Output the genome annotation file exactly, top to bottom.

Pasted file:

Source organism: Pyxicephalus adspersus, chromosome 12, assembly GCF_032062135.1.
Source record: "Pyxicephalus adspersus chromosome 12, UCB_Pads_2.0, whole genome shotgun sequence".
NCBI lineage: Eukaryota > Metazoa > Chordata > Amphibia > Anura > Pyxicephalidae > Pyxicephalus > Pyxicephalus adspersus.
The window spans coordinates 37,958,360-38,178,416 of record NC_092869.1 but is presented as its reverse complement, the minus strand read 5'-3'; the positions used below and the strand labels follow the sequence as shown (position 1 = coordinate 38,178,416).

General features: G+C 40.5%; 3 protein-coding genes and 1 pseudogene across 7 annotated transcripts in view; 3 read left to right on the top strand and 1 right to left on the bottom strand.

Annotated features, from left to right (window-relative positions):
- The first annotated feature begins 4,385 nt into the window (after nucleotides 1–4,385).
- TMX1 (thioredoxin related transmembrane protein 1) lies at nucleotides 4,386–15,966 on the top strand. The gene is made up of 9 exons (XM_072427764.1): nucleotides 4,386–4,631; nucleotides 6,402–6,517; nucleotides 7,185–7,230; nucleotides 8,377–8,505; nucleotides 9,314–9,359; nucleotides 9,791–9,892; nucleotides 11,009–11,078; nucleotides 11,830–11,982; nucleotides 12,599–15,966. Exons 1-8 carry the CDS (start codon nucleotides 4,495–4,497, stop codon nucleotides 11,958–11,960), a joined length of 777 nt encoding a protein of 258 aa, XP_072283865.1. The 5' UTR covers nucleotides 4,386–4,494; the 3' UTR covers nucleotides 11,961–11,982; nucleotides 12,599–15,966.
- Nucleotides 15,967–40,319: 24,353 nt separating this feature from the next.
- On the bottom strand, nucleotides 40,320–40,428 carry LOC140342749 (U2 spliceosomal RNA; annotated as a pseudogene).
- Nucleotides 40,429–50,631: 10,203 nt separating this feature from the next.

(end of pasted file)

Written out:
Source organism: Pyxicephalus adspersus, chromosome 12, assembly GCF_032062135.1.
Source record: "Pyxicephalus adspersus chromosome 12, UCB_Pads_2.0, whole genome shotgun sequence".
NCBI lineage: Eukaryota > Metazoa > Chordata > Amphibia > Anura > Pyxicephalidae > Pyxicephalus > Pyxicephalus adspersus.
The window spans coordinates 37,958,360-38,178,416 of record NC_092869.1 but is presented as its reverse complement, the minus strand read 5'-3'; the positions used below and the strand labels follow the sequence as shown (position 1 = coordinate 38,178,416).

General features: G+C 40.5%; 3 protein-coding genes and 1 pseudogene across 7 annotated transcripts in view; 3 read left to right on the top strand and 1 right to left on the bottom strand.

Annotated features, from left to right (window-relative positions):
- The first annotated feature begins 4,385 nt into the window (after nucleotides 1–4,385).
- TMX1 (thioredoxin related transmembrane protein 1) lies at nucleotides 4,386–15,966 on the top strand. The gene is made up of 9 exons (XM_072427764.1): nucleotides 4,386–4,631; nucleotides 6,402–6,517; nucleotides 7,185–7,230; nucleotides 8,377–8,505; nucleotides 9,314–9,359; nucleotides 9,791–9,892; nucleotides 11,009–11,078; nucleotides 11,830–11,982; nucleotides 12,599–15,966. Exons 1-8 carry the CDS (start codon nucleotides 4,495–4,497, stop codon nucleotides 11,958–11,960), a joined length of 777 nt encoding a protein of 258 aa, XP_072283865.1. The 5' UTR covers nucleotides 4,386–4,494; the 3' UTR covers nucleotides 11,961–11,982; nucleotides 12,599–15,966.
- Nucleotides 15,967–40,319: 24,353 nt separating this feature from the next.
- On the bottom strand, nucleotides 40,320–40,428 carry LOC140342749 (U2 spliceosomal RNA; annotated as a pseudogene).
- Nucleotides 40,429–50,631: 10,203 nt separating this feature from the next.